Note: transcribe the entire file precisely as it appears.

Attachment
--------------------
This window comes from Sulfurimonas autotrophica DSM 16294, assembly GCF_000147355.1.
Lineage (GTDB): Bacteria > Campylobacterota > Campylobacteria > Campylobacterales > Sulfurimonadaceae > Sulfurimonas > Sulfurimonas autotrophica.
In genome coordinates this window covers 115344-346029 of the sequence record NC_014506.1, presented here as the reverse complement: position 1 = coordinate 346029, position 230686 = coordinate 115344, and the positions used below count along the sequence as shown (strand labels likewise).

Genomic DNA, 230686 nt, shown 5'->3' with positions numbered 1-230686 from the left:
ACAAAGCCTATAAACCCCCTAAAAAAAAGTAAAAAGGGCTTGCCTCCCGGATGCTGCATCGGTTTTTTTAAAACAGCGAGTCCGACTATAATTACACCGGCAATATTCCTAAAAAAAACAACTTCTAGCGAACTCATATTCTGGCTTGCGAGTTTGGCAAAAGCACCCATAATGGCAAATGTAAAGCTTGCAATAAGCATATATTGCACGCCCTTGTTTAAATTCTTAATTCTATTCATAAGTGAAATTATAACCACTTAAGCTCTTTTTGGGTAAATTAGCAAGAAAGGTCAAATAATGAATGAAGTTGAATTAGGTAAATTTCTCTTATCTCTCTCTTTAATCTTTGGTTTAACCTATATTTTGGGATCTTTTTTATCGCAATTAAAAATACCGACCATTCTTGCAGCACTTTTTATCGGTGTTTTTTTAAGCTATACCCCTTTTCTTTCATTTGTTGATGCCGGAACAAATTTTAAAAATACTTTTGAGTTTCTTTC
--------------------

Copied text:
This window comes from Sulfurimonas autotrophica DSM 16294, assembly GCF_000147355.1.
Lineage (GTDB): Bacteria > Campylobacterota > Campylobacteria > Campylobacterales > Sulfurimonadaceae > Sulfurimonas > Sulfurimonas autotrophica.
In genome coordinates this window covers 115344-346029 of the sequence record NC_014506.1, presented here as the reverse complement: position 1 = coordinate 346029, position 230686 = coordinate 115344, and the positions used below count along the sequence as shown (strand labels likewise).

Genomic DNA, 230686 nt, shown 5'->3' with positions numbered 1-230686 from the left:
ACAAAGCCTATAAACCCCCTAAAAAAAAGTAAAAAGGGCTTGCCTCCCGGATGCTGCATCGGTTTTTTTAAAACAGCGAGTCCGACTATAATTACACCGGCAATATTCCTAAAAAAAACAACTTCTAGCGAACTCATATTCTGGCTTGCGAGTTTGGCAAAAGCACCCATAATGGCAAATGTAAAGCTTGCAATAAGCATATATTGCACGCCCTTGTTTAAATTCTTAATTCTATTCATAAGTGAAATTATAACCACTTAAGCTCTTTTTGGGTAAATTAGCAAGAAAGGTCAAATAATGAATGAAGTTGAATTAGGTAAATTTCTCTTATCTCTCTCTTTAATCTTTGGTTTAACCTATATTTTGGGATCTTTTTTATCGCAATTAAAAATACCGACCATTCTTGCAGCACTTTTTATCGGTGTTTTTTTAAGCTATACCCCTTTTCTTTCATTTGTTGATGCCGGAACAAATTTTAAAAATACTTTTGAGTTTCTTTC